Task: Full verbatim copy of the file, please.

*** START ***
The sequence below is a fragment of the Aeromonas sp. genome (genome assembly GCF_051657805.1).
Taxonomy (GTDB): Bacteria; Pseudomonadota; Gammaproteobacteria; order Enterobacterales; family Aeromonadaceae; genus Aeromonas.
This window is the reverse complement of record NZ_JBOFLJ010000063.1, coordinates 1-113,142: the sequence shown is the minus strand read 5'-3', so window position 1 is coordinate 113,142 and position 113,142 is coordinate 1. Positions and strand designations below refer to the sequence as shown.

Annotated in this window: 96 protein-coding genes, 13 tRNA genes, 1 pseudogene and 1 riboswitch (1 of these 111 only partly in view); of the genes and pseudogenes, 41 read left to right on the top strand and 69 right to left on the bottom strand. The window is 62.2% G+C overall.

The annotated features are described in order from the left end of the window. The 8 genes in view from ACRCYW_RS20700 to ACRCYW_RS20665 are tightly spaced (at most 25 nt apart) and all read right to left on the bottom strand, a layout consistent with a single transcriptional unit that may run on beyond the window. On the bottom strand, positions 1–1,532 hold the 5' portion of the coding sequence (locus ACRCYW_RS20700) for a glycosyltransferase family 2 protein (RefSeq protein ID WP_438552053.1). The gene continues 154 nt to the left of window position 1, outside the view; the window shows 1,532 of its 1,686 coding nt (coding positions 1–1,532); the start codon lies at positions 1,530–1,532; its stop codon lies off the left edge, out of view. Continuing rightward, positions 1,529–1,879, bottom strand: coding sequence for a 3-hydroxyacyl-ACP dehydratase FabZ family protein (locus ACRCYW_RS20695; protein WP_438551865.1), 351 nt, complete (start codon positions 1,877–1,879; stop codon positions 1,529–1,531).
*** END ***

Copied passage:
The sequence below is a fragment of the Aeromonas sp. genome (genome assembly GCF_051657805.1).
Taxonomy (GTDB): Bacteria; Pseudomonadota; Gammaproteobacteria; order Enterobacterales; family Aeromonadaceae; genus Aeromonas.
This window is the reverse complement of record NZ_JBOFLJ010000063.1, coordinates 1-113,142: the sequence shown is the minus strand read 5'-3', so window position 1 is coordinate 113,142 and position 113,142 is coordinate 1. Positions and strand designations below refer to the sequence as shown.

Annotated in this window: 96 protein-coding genes, 13 tRNA genes, 1 pseudogene and 1 riboswitch (1 of these 111 only partly in view); of the genes and pseudogenes, 41 read left to right on the top strand and 69 right to left on the bottom strand. The window is 62.2% G+C overall.

The annotated features are described in order from the left end of the window. The 8 genes in view from ACRCYW_RS20700 to ACRCYW_RS20665 are tightly spaced (at most 25 nt apart) and all read right to left on the bottom strand, a layout consistent with a single transcriptional unit that may run on beyond the window. On the bottom strand, positions 1–1,532 hold the 5' portion of the coding sequence (locus ACRCYW_RS20700) for a glycosyltransferase family 2 protein (RefSeq protein ID WP_438552053.1). The gene continues 154 nt to the left of window position 1, outside the view; the window shows 1,532 of its 1,686 coding nt (coding positions 1–1,532); the start codon lies at positions 1,530–1,532; its stop codon lies off the left edge, out of view. Continuing rightward, positions 1,529–1,879, bottom strand: coding sequence for a 3-hydroxyacyl-ACP dehydratase FabZ family protein (locus ACRCYW_RS20695; protein WP_438551865.1), 351 nt, complete (start codon positions 1,877–1,879; stop codon positions 1,529–1,531).